I have a function f whose input arguments are two nat and list nat l. Output of this function is list nat. To close the goal,I am applying command "rewrite H0" but have error message.I don't know why this happen(only change in nat values and I have that value in hypothesis).

```
H0: length l > 0 ->
list_max l <> 0 ->
nth 0 l 0 > nth k2 l 0 ->
nth 0 l 0 > nth (S k2) l 0 ->
count_occ Nat.eq_dec (f 0 2 l) 0 >= count_occ Nat.eq_dec (f 0 2 l) (S k2)->
S (count_occ Nat.eq_dec (f 1 2 l) 0) >= (count_occ Nat.eq_dec (f 1 2 l) (S k2)).
H1: length l > 0 ->
list_max l <> 0 ->
nth 0 l 0 > nth (S k2) l 0 ->
nth 0 l 0 > nth (S(S k2)) l 0 ->
count_occ Nat.eq_dec (f 0 2 l) 0 >= count_occ Nat.eq_dec (f 0 2 l) (S(S k2)).
Goal: S (count_occ Nat.eq_dec (f 1 2 l) 0) >= (count_occ Nat.eq_dec (f 1 2 l) (S(S k2)).
```

rewrite usually takes equalities not inequalities. “apply H0” makes more sense, but it will tell you that the conclusion of H0 does not match…

The only obvious step I see is “etransitivity. apply H0.”; that should succeed. Whether it helps your proof, dunno.

Tactic failure: The relation ge is not a declared transitive relation. Maybe you need to require the Coq.Classes.RelationClasses library.(I have CoqIDE 8.8.0)

I have installed 8.14.0. But still I get above error message .

It might work if you used `<=`

rather than `>=`

, but it's surprising that `>=`

is not declared transitive.

This probably suggests that you should use `<=`

.

I am applying " etransitivity. apply H0." as a result I get above error message. Now how and where I should use <= relation instead of >= relation? Secondly I have >= relation between two terms. This is the right way to solve or have any other .

The `Arith`

library contains much more lemmas on `le`

than `ge`

. Just compare the answers to `Search le`

with `Search ge`

.

But `ge`

is defined simply in terms of `le`

. With `red [in ...]`

or `unfold ge [in ...]`

, you can convert your `x >= y`

into `y <= x`

, then call `etransitivity`

unfold ge [in ...] means unfold ge [in f] or unfold ge [in count_occ]. I have tried both unfold ge [in ...] but get error message "Syntax error: [unfold_occ] expected after 'unfold' (in [simple_tactic])".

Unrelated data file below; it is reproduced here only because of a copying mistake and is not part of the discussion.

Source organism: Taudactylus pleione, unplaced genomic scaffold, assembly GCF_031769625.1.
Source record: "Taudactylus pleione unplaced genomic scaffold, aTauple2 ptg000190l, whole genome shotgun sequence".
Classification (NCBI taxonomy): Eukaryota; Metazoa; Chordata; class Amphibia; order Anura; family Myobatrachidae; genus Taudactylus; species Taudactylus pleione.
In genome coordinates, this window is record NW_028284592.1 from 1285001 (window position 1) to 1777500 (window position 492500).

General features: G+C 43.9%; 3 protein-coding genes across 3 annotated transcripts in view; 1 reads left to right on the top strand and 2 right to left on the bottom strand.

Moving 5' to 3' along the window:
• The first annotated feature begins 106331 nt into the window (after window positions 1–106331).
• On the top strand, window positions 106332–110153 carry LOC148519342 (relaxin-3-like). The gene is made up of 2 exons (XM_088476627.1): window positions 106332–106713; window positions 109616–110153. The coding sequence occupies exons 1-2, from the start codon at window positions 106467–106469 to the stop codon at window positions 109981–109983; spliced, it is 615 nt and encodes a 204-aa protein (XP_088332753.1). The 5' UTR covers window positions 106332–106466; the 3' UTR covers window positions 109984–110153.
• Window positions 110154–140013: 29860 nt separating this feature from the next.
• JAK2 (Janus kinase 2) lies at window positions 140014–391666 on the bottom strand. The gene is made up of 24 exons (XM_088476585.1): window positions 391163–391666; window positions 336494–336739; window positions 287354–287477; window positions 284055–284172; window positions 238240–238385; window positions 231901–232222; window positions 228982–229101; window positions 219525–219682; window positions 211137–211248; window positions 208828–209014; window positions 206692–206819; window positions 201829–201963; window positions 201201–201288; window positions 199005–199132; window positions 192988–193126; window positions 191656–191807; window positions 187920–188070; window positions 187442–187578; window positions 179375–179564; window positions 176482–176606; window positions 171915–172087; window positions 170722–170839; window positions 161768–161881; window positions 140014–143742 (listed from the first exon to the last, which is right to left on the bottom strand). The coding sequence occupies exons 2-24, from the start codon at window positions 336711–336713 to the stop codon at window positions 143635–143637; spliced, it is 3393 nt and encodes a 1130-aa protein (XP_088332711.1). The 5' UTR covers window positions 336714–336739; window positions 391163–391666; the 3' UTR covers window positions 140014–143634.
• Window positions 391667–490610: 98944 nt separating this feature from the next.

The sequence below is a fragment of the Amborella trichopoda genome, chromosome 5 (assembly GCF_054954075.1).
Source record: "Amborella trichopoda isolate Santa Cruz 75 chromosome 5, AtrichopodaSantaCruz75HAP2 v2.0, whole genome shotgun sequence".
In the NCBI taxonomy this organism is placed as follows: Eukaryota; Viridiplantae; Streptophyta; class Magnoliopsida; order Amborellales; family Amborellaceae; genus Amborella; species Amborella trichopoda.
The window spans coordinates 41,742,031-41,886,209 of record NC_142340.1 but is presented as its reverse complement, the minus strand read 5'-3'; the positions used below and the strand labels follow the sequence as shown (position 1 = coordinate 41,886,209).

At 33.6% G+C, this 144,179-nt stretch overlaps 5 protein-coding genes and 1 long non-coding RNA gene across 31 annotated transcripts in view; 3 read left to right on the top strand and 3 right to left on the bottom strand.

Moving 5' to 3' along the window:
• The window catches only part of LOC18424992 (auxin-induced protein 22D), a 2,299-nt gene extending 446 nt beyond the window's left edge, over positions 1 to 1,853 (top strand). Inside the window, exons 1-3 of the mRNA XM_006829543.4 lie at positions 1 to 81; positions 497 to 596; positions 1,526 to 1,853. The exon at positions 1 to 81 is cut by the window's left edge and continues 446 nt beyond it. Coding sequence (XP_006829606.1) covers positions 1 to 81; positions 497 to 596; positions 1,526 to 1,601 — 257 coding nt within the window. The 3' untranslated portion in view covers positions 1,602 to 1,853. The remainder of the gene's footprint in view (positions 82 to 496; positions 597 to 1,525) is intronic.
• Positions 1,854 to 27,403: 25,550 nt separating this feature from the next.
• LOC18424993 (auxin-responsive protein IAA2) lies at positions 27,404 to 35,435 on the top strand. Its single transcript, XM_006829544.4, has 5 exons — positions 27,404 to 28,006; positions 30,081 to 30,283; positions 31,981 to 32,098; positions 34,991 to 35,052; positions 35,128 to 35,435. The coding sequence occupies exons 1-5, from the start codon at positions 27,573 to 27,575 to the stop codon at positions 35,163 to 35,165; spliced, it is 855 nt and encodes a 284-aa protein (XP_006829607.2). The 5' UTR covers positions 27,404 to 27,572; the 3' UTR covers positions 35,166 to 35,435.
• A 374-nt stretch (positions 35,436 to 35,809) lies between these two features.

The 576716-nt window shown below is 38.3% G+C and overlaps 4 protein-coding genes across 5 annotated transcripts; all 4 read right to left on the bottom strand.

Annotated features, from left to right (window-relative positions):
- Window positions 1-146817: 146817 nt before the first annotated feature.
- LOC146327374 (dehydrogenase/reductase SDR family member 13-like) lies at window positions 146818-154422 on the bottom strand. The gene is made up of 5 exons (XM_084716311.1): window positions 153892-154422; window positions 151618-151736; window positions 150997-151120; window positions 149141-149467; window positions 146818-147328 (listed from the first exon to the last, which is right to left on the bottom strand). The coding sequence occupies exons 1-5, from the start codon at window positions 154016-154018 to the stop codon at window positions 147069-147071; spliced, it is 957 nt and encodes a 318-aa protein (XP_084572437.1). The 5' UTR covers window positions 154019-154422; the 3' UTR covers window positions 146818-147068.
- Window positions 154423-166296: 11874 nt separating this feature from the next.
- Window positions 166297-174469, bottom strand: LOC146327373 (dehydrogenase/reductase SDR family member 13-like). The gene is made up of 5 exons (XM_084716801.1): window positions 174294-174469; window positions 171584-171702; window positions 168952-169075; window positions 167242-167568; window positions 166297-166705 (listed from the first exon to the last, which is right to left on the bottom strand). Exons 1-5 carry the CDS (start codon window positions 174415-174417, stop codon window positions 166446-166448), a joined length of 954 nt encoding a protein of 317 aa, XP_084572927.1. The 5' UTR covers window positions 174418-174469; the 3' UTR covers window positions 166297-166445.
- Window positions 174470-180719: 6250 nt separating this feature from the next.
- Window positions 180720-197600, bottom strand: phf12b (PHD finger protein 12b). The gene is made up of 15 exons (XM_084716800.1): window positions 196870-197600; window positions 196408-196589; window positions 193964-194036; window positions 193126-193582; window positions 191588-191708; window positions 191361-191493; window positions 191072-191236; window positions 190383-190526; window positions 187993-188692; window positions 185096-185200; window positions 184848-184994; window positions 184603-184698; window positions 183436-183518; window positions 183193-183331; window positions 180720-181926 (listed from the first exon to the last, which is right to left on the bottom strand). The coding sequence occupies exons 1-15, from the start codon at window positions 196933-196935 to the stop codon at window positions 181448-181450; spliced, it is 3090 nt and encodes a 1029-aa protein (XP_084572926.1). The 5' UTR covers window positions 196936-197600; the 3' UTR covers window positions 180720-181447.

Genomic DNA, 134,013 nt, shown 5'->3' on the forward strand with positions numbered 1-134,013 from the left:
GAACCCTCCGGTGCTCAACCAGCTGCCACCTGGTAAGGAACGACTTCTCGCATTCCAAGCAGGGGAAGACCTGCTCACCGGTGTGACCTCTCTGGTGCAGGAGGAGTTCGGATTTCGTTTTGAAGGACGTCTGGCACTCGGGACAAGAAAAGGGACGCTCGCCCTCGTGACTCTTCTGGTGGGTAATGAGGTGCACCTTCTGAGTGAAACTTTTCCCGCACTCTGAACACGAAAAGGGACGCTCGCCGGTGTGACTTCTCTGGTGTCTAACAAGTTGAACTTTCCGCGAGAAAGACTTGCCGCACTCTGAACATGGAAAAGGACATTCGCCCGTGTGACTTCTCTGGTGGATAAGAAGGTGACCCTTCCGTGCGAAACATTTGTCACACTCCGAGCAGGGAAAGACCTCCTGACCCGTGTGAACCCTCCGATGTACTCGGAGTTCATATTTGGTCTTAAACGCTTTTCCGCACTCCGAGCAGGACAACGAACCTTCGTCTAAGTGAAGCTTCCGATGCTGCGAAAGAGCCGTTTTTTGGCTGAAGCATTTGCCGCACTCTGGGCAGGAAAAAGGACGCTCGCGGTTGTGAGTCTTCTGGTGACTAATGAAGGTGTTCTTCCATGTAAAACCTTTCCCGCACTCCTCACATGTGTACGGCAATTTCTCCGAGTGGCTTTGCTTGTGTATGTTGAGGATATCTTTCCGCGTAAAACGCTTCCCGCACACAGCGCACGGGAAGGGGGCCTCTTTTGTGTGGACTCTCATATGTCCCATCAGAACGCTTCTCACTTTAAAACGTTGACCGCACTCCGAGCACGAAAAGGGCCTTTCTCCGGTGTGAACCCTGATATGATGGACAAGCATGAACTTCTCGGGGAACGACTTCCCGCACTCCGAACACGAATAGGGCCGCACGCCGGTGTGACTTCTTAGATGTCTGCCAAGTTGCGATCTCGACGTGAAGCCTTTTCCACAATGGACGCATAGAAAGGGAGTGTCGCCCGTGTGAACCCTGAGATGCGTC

I think he meant square brackets to mean optional. Either `unfold ge.`

or `unfold ge in count_occ.`

.

Note you can also do `unfold ">=".`

When apply "unfold ge in count_occ ". Error message " No such hypothesis: count_occ"

However unfold ">=" works. Thank u.

Goal: S (count_occ Nat.eq_dec (f 1 2 l) 0) >= (count_occ Nat.eq_dec (f 1 2 l) (S(S k2)) after applying unfold >= & etransitivity , I get these two sub gols.

(count_occ Nat.eq_dec (f 1 2 l) (S(S k2)) <=? y

?y <= S (count_occ Nat.eq_dec (f 1 2 l) 0). However closing goal with the help of H0 and H1 is still not possible.How I can close goal with the help of hypothesis?

Now `apply H0`

should help.

still error message " no witness found".

This goal is not provable from what you show us. You want to prove something about `(count_occ Nat.eq_dec (f 1 2 l) (S(S k2))`

but your hypothesis are about `count_occ Nat.eq_dec (f 0 2 l) (S(S k2))`

or `(count_occ Nat.eq_dec (f 1 2 l) (S k2))`

so either the first or second argument of count_occ is different.

Assuming you have hypothesis from which the goal follows by the rules of linear arithmetic and inequalities, you can use the `lia`

tactic to prove it. There is rarely a need to handle things like transitivity of nat or Z directly.

Simplify the statement like below still not provable?

```
H1: nth k1 (a :: l) 0 > nth (S k2) (a :: l) 0
IHs2 : nth k1 (a :: l) 0 > nth k2 (a :: l) 0 ->
count_occ Nat.eq_dec (f 0 2 l) k1 >= count_occ Nat.eq_dec (f 0 2 l) k2.
goal: count_occ Nat.eq_dec (f 0 2 l) k1 >=count_occ Nat.eq_dec (f 0 2 l) (S k2).
error: Unable to unify
"count_occ Nat.eq_dec (f 0 2 (a::l)) k2 <=
count_occ Nat.eq_dec (f 0 2 (a::l)) k1" with
"count_occ Nat.eq_dec (f 0 2 (a::l) (S k2) <= ?y".
```

In general, you should be able to do the proof on paper before attempting it in Coq if you are struggling with the tool.

From what you show us, this is not provable because with the information available `count_occ Nat.eq_dec (f 0 2 l) k2`

and `count_occ Nat.eq_dec (f 0 2 l) (S k2)`

are unrelated. You try to derive the occurrence count of `S k2`

in the list (f 0 2 l) from the occurrence count of `k2`

in the same list. These two numbers are totally unrelated und you can prove nothing about them unless you know something about `(f 0 2 l)`

you are not telling us.

This has nothing to do with Coq, but with logic in general - as Théo said: you should first be able to have a proof concept before you try to prove something with a formal tool.

Last updated: Jun 23 2024 at 23:01 UTC